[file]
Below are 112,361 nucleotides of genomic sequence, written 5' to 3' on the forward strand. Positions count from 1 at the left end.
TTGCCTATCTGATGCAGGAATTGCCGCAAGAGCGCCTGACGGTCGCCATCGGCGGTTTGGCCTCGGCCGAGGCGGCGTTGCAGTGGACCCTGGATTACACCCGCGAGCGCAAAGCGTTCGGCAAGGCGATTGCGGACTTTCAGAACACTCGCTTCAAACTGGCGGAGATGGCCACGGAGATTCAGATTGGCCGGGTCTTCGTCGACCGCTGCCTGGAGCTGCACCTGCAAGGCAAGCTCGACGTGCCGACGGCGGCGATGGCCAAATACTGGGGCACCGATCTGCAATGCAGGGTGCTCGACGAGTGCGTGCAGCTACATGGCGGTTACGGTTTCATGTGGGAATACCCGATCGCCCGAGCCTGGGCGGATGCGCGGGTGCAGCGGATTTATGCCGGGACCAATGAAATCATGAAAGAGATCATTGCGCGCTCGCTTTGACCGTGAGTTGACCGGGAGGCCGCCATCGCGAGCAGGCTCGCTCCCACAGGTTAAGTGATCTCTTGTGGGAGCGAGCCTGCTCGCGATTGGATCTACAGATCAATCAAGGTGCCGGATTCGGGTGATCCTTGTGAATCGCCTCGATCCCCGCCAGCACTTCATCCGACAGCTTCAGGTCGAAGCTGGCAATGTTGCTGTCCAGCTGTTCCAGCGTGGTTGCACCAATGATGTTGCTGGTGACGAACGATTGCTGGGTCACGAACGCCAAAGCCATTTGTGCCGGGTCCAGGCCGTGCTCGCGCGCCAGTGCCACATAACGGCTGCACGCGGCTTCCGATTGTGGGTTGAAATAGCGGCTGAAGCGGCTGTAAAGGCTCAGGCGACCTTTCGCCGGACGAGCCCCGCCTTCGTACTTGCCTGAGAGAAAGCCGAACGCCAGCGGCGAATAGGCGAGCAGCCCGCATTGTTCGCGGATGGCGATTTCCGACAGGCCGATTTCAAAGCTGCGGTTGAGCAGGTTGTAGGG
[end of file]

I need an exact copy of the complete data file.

Below are 112,361 nucleotides of genomic sequence, written 5' to 3' on the forward strand. Positions count from 1 at the left end.
TTGCCTATCTGATGCAGGAATTGCCGCAAGAGCGCCTGACGGTCGCCATCGGCGGTTTGGCCTCGGCCGAGGCGGCGTTGCAGTGGACCCTGGATTACACCCGCGAGCGCAAAGCGTTCGGCAAGGCGATTGCGGACTTTCAGAACACTCGCTTCAAACTGGCGGAGATGGCCACGGAGATTCAGATTGGCCGGGTCTTCGTCGACCGCTGCCTGGAGCTGCACCTGCAAGGCAAGCTCGACGTGCCGACGGCGGCGATGGCCAAATACTGGGGCACCGATCTGCAATGCAGGGTGCTCGACGAGTGCGTGCAGCTACATGGCGGTTACGGTTTCATGTGGGAATACCCGATCGCCCGAGCCTGGGCGGATGCGCGGGTGCAGCGGATTTATGCCGGGACCAATGAAATCATGAAAGAGATCATTGCGCGCTCGCTTTGACCGTGAGTTGACCGGGAGGCCGCCATCGCGAGCAGGCTCGCTCCCACAGGTTAAGTGATCTCTTGTGGGAGCGAGCCTGCTCGCGATTGGATCTACAGATCAATCAAGGTGCCGGATTCGGGTGATCCTTGTGAATCGCCTCGATCCCCGCCAGCACTTCATCCGACAGCTTCAGGTCGAAGCTGGCAATGTTGCTGTCCAGCTGTTCCAGCGTGGTTGCACCAATGATGTTGCTGGTGACGAACGATTGCTGGGTCACGAACGCCAAAGCCATTTGTGCCGGGTCCAGGCCGTGCTCGCGCGCCAGTGCCACATAACGGCTGCACGCGGCTTCCGATTGTGGGTTGAAATAGCGGCTGAAGCGGCTGTAAAGGCTCAGGCGACCTTTCGCCGGACGAGCCCCGCCTTCGTACTTGCCTGAGAGAAAGCCGAACGCCAGCGGCGAATAGGCGAGCAGCCCGCATTGTTCGCGGATGGCGATTTCCGACAGGCCGATTTCAAAGCTGCGGTTGAGCAGGTTGTAGGG